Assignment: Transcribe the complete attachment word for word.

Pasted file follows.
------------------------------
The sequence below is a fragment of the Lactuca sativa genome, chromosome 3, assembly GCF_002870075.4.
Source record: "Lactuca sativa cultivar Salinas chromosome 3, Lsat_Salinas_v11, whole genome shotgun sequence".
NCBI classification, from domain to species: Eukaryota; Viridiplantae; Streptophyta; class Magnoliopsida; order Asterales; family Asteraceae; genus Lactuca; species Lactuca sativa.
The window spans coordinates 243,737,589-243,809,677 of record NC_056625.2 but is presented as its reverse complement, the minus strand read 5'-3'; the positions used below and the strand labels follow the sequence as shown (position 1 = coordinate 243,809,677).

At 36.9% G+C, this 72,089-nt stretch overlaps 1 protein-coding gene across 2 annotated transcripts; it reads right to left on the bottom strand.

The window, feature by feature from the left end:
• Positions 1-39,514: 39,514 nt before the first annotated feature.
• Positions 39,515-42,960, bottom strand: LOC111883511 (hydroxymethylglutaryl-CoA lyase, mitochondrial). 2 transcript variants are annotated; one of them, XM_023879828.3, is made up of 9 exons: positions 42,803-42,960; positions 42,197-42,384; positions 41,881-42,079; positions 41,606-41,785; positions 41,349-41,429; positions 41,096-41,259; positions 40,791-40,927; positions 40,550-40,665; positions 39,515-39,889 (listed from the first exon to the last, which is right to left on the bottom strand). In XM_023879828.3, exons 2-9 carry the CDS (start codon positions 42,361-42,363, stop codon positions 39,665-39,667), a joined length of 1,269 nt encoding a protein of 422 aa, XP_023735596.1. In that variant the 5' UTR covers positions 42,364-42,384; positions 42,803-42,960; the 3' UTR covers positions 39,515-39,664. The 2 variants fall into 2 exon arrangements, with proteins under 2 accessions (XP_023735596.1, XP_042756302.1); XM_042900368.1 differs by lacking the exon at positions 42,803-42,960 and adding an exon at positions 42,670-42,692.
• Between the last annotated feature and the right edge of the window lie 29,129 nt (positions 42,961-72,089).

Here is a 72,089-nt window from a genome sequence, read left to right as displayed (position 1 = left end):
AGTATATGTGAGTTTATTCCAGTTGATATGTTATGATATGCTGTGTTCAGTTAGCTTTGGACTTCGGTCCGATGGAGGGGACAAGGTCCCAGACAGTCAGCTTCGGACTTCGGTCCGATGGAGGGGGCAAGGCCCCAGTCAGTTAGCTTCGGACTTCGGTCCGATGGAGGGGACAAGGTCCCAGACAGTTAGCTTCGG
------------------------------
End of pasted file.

The sequence below is a fragment of the Lactuca sativa genome, chromosome 3, assembly GCF_002870075.4.
Source record: "Lactuca sativa cultivar Salinas chromosome 3, Lsat_Salinas_v11, whole genome shotgun sequence".
NCBI classification, from domain to species: Eukaryota; Viridiplantae; Streptophyta; class Magnoliopsida; order Asterales; family Asteraceae; genus Lactuca; species Lactuca sativa.
The window spans coordinates 243,737,589-243,809,677 of record NC_056625.2 but is presented as its reverse complement, the minus strand read 5'-3'; the positions used below and the strand labels follow the sequence as shown (position 1 = coordinate 243,809,677).

At 36.9% G+C, this 72,089-nt stretch overlaps 1 protein-coding gene across 2 annotated transcripts; it reads right to left on the bottom strand.

The window, feature by feature from the left end:
• Positions 1-39,514: 39,514 nt before the first annotated feature.
• Positions 39,515-42,960, bottom strand: LOC111883511 (hydroxymethylglutaryl-CoA lyase, mitochondrial). 2 transcript variants are annotated; one of them, XM_023879828.3, is made up of 9 exons: positions 42,803-42,960; positions 42,197-42,384; positions 41,881-42,079; positions 41,606-41,785; positions 41,349-41,429; positions 41,096-41,259; positions 40,791-40,927; positions 40,550-40,665; positions 39,515-39,889 (listed from the first exon to the last, which is right to left on the bottom strand). In XM_023879828.3, exons 2-9 carry the CDS (start codon positions 42,361-42,363, stop codon positions 39,665-39,667), a joined length of 1,269 nt encoding a protein of 422 aa, XP_023735596.1. In that variant the 5' UTR covers positions 42,364-42,384; positions 42,803-42,960; the 3' UTR covers positions 39,515-39,664. The 2 variants fall into 2 exon arrangements, with proteins under 2 accessions (XP_023735596.1, XP_042756302.1); XM_042900368.1 differs by lacking the exon at positions 42,803-42,960 and adding an exon at positions 42,670-42,692.
• Between the last annotated feature and the right edge of the window lie 29,129 nt (positions 42,961-72,089).

Here is a 72,089-nt window from a genome sequence, read left to right as displayed (position 1 = left end):
AGTATATGTGAGTTTATTCCAGTTGATATGTTATGATATGCTGTGTTCAGTTAGCTTTGGACTTCGGTCCGATGGAGGGGACAAGGTCCCAGACAGTCAGCTTCGGACTTCGGTCCGATGGAGGGGGCAAGGCCCCAGTCAGTTAGCTTCGGACTTCGGTCCGATGGAGGGGACAAGGTCCCAGACAGTTAGCTTCGG